US Atlantic Sea Levels Rising Faster than Any Times in 2000 Years
Sea-levels rising at the fastest rate in 2100 years
Research along U.S. Atlantic Coast pins sea level change to global warming
The Summit County Voice, June 23, 2011
SUMMIT COUNTY —The romantic house that was the setting for the bed-and-breakfast scenes in the 2008 film Nights in Rodanthe may soon be swallowed up by the ocean, as sea levels along the U.S. Atlantic coast continue to rise in response to climate change.
A research team funded by the National Science Foundation and several other organizations is reporting that the rate of sea level rise along the U.S. Atlantic coast is greater now than at any time in the past 2,000 years. The study shows a consistent link between changes in global mean surface temperature and sea level.
“Having a detailed picture of rates of sea level change over the past two millennia provides an important context for understanding current and potential future changes,” said Paul Cutler, program director in National Science Foundation’s Division of Earth Sciences.
“It’s especially valuable for anticipating the evolution of coastal systems in which more than half the world’s population now lives,” he said.
During the last 2,000 years, the climate has been relatively stable. The EPA climate change website describes three periods of departures from this stability: The Medieval climate anomaly, the little ice age, and the industrial era.
In the Medieval Climate Anomaly, evidence suggests Europe, Greenland and Asia experienced relative warmth for several hundred years around 1000 A.D. A wide variety of evidence supports the global existence of a Little Ice Age (this was not a true ice age since major ice sheets did not develop) between about 1500 and 1850. An additional warm period has emerged in the last 100 years, coinciding with substantially increasing emissions of greenhouse gases from human activities.
Andrew Kemp, of Yale University, and his colleagues developed the first continuous sea-level reconstruction for the past 2,000 years, and compared variations in global temperature to changes in sea level over that time period. Their research findings are published this week in the Proceedings of the National Academy of Sciences.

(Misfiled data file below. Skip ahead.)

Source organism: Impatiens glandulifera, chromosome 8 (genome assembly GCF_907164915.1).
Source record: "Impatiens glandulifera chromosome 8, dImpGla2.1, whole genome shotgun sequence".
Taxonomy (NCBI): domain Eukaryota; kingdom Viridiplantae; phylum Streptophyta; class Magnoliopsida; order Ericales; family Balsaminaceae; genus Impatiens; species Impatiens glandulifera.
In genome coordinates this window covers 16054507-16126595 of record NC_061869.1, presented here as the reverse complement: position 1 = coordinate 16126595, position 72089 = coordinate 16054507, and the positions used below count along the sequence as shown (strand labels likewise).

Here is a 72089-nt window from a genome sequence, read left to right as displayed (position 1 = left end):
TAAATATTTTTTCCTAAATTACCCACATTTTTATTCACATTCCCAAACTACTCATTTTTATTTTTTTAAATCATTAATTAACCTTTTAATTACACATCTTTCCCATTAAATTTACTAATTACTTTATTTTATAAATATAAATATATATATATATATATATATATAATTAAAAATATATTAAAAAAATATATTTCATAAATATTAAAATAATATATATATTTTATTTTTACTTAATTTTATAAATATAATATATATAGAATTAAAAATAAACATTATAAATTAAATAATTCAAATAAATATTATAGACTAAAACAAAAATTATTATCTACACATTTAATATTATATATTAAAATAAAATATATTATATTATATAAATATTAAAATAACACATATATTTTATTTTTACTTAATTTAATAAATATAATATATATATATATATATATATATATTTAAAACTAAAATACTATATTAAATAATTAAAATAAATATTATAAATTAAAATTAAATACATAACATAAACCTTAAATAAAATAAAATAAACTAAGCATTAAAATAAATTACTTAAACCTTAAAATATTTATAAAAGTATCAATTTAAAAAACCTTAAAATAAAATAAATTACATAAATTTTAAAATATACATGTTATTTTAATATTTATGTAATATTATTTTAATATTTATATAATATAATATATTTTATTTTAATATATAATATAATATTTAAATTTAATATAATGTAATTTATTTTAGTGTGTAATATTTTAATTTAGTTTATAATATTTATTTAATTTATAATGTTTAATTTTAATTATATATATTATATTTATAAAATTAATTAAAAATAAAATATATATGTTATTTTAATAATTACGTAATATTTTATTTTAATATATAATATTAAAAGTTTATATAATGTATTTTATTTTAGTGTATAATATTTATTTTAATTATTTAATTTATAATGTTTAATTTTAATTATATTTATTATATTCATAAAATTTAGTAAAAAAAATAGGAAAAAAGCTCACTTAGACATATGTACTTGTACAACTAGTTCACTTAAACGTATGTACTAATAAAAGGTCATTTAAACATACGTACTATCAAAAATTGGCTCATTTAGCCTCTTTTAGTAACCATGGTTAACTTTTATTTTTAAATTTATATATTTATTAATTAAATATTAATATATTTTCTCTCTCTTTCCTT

The team found that sea level was relatively stable from 200 BC to 1000 A.D. In the 11th century, sea level rose by about half a millimeter each year for 400 years, linked with the medieval climate anomaly. There was a second period of stable sea level during the little ice age, which persisted until the late 19th century. Since the late 19th century, sea level has risen by more than 2 millimeters per year on average, the steepest rate for more than 2,100 years.
“Sea-level rise is a potentially disastrous outcome of climate change,” said Benjamin Horton of the University of Pennsylvania, “as rising temperatures melt land-based ice, and warm ocean waters.”
To reconstruct sea level, the scientists used microfossils called foraminifera preserved in sediment cores extracted from coastal salt marshes in North Carolina. The age of the cores was estimated using radiocarbon dating and other techniques. To test the validity of their approach, the team compared its reconstructions with tide-gauge measurements from North Carolina for the past 80 years, and global tide-gauge records for the past 300 years. A second reconstruction from Massachusetts confirmed their findings. The records were corrected for contributions to sea-level rise made by vertical land movements.
The reconstructed changes in sea level over the past millennium are consistent with past global temperatures, the researchers say, and can be determined using a model relating the rate of sea level rise to global temperature.
“Data from the past helped calibrate our model, and will improve sea level rise projections under scenarios of future temperature increases,” said Stefan Rahmstorf of Potsdam Institute for Climate Impact Research in Germany.
The research, funded by the National Science Foundation (NSF), was conducted by Andrew Kemp, Yale University; Benjamin Horton, University of Pennsylvania; Jeffrey Donnelly, Woods Hole Oceanographic Institution; Michael Mann, Pennsylvania State University; Martin Vermeer, Aalto University School of Engineering, Finland; and Stefan Rahmstorf, Potsdam Institute for Climate Impact Research, Germany. Support for the research also was provided by the National Oceanic and Atmospheric Administration, United States Geological Survey, the Academy of Finland, the European Science Foundation through European Cooperation in Science and Technology and the University of Pennsylvania.